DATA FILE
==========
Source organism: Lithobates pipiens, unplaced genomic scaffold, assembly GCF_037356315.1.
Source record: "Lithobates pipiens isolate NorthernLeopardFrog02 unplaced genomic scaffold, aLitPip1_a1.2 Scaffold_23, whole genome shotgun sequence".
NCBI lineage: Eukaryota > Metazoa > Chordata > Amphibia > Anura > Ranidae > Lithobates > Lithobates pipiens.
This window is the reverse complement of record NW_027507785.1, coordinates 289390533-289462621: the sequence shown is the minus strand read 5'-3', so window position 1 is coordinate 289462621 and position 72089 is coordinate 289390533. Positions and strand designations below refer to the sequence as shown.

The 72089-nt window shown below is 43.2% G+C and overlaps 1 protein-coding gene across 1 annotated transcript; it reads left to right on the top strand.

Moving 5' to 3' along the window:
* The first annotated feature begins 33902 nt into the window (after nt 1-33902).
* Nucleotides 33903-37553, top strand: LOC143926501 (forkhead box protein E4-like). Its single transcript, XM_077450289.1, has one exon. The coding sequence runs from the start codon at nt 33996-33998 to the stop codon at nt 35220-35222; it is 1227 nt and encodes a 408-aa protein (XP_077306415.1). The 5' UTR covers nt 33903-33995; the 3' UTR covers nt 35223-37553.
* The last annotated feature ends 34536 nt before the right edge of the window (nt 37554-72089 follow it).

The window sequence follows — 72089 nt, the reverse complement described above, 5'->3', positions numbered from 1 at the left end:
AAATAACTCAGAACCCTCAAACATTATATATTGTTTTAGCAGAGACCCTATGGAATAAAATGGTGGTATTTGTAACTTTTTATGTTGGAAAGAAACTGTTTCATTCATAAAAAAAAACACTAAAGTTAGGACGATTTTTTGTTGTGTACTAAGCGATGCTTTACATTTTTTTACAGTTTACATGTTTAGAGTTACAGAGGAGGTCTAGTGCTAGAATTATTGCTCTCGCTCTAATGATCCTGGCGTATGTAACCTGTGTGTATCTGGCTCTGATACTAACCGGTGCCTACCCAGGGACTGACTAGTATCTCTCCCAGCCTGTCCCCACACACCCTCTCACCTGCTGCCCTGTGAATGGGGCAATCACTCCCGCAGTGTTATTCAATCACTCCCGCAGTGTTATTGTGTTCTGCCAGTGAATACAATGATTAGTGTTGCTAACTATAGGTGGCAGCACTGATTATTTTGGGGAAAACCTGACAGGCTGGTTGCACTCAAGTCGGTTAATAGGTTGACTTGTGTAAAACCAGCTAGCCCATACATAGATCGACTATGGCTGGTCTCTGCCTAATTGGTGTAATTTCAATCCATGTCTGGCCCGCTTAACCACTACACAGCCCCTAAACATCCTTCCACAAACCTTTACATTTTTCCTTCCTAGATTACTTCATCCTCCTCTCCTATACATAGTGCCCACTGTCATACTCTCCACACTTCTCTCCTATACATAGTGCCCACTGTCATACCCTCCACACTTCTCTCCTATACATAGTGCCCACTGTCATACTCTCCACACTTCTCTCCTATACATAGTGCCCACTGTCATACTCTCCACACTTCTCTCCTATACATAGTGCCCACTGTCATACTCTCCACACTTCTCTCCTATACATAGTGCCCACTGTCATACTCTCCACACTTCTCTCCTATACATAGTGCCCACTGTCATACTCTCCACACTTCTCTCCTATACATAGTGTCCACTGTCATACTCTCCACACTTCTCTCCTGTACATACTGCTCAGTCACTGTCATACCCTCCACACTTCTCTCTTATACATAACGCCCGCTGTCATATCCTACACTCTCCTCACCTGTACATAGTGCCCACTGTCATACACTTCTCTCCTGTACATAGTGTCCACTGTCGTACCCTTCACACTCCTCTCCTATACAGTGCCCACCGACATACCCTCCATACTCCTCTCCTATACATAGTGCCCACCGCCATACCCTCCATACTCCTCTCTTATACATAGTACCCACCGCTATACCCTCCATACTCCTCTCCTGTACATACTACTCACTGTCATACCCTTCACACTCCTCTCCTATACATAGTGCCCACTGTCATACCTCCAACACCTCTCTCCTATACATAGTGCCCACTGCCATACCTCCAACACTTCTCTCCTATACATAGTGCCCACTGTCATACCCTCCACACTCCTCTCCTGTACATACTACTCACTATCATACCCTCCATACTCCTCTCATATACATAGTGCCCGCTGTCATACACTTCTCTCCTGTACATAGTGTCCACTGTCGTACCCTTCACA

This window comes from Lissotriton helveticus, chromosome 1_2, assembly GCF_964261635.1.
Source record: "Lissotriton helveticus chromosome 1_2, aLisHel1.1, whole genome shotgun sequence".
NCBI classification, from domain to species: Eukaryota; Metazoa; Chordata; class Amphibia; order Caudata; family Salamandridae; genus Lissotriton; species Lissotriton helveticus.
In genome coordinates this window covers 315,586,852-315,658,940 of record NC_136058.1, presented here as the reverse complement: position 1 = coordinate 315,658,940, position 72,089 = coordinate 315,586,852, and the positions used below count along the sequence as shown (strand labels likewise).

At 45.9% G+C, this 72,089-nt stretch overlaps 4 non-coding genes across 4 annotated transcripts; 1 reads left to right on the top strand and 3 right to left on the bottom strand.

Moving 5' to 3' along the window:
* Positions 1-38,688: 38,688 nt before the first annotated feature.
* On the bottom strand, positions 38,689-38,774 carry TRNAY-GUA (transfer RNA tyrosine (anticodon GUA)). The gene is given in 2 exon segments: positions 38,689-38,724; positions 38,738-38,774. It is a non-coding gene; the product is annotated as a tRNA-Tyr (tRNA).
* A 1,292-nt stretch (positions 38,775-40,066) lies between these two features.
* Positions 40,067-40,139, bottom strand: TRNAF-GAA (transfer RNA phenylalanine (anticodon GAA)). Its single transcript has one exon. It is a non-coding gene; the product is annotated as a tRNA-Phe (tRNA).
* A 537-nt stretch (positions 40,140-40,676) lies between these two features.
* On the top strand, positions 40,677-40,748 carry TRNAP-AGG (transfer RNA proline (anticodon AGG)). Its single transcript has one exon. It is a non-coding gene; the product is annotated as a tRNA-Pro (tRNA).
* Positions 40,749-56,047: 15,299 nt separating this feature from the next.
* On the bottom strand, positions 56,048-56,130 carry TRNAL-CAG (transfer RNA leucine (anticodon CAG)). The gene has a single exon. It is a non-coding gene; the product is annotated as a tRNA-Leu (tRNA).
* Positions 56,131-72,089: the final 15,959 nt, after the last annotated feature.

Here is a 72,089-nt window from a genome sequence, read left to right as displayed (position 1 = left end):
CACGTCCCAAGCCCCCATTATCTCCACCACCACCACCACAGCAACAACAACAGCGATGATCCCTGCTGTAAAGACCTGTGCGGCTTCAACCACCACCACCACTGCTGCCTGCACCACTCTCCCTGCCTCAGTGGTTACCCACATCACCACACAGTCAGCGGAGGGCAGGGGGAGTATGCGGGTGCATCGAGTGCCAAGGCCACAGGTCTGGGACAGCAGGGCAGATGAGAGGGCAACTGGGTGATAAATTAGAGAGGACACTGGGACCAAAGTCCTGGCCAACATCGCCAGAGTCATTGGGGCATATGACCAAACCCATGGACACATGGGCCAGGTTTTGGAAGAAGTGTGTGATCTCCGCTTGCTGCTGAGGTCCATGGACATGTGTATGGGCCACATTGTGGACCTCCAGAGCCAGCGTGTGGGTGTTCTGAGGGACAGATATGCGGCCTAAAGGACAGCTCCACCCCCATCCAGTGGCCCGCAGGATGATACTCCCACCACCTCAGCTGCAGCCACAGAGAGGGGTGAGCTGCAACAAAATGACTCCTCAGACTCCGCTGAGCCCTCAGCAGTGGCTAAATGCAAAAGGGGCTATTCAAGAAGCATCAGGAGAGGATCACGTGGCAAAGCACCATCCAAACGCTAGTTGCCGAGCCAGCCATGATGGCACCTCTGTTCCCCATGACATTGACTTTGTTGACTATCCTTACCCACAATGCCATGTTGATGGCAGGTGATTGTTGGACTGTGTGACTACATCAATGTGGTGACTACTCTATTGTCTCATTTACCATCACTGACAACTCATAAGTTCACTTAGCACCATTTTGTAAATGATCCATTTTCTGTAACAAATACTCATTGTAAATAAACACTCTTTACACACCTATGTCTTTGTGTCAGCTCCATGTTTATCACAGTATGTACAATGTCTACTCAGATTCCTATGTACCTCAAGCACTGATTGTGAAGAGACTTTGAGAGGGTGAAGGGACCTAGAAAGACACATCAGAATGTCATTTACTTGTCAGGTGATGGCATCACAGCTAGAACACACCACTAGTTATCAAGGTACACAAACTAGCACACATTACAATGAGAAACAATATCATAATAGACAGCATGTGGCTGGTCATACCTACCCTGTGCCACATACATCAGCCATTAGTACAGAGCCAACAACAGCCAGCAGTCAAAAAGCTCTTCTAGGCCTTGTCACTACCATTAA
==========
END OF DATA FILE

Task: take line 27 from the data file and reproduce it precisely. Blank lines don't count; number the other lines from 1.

Here is a 72,089-nt window from a genome sequence, read left to right as displayed (position 1 = left end):